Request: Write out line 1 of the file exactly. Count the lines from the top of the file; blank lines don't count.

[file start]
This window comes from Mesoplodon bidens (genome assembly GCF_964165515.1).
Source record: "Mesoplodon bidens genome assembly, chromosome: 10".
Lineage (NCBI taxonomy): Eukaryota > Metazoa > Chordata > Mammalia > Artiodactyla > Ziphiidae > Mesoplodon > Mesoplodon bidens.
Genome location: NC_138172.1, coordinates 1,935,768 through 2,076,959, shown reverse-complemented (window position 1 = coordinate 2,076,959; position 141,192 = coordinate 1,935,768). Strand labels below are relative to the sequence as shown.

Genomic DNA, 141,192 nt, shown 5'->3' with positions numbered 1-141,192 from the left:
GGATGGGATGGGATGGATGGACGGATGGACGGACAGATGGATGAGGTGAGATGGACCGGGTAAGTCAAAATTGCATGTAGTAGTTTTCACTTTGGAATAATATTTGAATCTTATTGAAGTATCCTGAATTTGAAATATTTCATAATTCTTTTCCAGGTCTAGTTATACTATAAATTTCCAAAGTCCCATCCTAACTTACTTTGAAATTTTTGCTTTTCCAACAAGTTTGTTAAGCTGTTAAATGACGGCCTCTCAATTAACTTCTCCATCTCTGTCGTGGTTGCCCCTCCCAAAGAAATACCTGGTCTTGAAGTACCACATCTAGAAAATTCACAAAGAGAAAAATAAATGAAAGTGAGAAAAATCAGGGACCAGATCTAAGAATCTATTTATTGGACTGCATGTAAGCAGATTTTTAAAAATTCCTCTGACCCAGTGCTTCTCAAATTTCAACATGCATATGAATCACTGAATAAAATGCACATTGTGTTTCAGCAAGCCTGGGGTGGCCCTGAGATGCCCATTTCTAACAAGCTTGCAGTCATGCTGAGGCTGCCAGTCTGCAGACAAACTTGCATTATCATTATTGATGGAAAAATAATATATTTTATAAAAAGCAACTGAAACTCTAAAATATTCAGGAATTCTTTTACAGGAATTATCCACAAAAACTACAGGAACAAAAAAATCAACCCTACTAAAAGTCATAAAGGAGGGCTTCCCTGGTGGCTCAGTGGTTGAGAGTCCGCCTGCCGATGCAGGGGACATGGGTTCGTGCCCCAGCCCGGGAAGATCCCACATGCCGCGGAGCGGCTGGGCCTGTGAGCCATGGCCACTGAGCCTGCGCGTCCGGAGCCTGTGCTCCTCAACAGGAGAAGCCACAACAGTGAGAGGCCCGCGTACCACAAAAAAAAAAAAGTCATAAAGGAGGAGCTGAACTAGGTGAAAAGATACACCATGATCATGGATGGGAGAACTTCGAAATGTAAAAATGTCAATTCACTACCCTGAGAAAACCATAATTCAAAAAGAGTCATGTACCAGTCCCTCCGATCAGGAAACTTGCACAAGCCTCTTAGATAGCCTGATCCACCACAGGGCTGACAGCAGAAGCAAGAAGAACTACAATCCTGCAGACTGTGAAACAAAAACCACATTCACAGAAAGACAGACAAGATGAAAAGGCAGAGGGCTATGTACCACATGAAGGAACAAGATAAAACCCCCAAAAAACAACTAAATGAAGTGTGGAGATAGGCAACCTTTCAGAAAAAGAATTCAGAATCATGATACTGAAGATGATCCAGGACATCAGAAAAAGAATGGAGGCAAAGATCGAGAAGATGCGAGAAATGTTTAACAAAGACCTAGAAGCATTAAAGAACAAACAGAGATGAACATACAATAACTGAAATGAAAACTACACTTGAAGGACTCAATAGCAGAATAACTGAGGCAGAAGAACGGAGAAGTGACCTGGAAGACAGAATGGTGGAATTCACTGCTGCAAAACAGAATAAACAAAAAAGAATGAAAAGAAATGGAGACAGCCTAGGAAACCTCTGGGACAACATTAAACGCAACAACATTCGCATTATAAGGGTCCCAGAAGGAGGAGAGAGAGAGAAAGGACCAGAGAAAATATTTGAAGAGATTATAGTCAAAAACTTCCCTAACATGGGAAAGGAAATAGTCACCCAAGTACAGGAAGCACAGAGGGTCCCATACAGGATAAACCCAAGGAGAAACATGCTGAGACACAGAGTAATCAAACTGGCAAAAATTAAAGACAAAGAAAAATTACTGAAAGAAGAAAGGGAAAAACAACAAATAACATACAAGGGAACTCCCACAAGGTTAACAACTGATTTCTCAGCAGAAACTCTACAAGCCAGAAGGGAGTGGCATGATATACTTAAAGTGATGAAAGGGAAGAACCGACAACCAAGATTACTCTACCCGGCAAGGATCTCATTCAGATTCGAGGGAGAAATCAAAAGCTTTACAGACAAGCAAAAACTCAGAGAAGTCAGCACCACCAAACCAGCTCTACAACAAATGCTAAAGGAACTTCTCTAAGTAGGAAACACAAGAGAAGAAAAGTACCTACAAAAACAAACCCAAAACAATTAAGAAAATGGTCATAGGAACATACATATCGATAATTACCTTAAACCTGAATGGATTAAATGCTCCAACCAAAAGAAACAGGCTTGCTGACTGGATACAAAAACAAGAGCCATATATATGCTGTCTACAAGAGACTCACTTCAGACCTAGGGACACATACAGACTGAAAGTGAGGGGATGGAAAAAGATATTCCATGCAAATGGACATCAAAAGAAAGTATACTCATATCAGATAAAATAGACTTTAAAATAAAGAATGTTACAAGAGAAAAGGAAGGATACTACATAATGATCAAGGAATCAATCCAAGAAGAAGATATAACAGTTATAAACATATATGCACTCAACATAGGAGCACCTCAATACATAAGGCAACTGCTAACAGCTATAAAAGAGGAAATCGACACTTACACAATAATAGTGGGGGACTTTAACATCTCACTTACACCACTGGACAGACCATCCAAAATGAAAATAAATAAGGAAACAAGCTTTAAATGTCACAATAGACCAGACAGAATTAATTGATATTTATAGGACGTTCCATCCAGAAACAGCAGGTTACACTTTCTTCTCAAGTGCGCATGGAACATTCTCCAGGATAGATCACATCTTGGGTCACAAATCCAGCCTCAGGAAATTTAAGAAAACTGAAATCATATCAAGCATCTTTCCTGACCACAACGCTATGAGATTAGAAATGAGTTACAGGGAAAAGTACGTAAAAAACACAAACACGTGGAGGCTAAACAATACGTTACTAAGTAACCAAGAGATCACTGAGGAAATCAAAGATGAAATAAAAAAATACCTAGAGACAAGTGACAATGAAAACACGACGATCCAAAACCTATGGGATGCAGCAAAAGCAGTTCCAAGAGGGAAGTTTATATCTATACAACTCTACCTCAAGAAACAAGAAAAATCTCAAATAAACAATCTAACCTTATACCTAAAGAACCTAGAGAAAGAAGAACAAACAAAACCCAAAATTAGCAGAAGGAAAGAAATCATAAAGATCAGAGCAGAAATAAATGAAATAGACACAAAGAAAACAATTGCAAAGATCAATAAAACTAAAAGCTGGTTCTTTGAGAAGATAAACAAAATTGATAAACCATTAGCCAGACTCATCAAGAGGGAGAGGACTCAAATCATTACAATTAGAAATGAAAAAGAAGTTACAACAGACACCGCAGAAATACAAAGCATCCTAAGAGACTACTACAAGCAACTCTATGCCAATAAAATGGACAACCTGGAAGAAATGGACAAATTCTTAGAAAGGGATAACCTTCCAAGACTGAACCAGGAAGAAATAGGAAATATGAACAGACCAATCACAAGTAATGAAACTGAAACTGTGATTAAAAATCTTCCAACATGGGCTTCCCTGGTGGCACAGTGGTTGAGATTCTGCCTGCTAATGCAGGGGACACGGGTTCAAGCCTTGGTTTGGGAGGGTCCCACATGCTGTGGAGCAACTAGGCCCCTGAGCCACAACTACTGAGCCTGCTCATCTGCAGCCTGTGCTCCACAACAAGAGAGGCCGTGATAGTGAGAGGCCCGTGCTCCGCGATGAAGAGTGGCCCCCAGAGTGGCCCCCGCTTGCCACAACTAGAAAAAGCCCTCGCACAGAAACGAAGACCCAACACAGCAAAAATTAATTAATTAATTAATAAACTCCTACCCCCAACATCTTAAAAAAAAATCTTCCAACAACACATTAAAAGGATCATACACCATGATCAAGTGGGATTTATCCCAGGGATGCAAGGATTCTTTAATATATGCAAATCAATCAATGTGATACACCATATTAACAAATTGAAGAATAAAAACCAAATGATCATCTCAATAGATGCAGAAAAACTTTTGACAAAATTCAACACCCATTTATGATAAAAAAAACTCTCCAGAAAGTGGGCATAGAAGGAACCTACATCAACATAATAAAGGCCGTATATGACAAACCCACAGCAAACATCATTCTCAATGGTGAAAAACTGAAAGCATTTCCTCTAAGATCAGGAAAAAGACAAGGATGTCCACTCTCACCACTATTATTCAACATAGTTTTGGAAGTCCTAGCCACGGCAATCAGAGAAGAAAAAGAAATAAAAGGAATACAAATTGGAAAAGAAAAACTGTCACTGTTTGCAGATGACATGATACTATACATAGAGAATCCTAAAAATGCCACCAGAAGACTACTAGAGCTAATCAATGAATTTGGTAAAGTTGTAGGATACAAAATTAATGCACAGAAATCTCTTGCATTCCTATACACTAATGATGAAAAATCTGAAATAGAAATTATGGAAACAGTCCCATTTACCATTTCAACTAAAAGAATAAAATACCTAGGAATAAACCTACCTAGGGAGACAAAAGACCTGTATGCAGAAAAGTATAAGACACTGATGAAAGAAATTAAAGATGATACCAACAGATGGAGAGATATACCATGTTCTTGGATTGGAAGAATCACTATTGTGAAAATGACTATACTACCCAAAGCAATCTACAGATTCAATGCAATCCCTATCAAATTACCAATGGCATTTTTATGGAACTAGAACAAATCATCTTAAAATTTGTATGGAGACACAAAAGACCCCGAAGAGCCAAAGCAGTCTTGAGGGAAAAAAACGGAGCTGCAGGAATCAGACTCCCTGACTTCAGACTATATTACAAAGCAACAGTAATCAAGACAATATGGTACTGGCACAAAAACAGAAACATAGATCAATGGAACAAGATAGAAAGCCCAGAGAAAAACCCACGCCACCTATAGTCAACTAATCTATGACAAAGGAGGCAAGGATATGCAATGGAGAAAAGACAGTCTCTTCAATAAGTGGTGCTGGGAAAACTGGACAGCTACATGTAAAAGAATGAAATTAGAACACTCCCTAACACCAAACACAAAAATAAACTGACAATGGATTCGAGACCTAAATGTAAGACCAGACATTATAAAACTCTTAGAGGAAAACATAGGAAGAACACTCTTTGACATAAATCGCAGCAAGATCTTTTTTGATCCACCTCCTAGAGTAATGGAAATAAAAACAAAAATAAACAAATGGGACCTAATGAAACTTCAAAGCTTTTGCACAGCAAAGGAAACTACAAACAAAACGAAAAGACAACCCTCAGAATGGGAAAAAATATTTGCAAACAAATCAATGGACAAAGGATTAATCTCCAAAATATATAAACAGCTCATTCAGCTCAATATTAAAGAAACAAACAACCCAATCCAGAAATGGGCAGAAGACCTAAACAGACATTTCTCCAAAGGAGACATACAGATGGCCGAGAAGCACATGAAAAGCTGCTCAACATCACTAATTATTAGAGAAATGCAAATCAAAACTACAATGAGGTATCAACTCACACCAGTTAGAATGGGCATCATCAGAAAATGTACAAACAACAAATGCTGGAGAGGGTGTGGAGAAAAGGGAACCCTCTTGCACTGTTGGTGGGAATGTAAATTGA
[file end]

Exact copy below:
This window comes from Mesoplodon bidens (genome assembly GCF_964165515.1).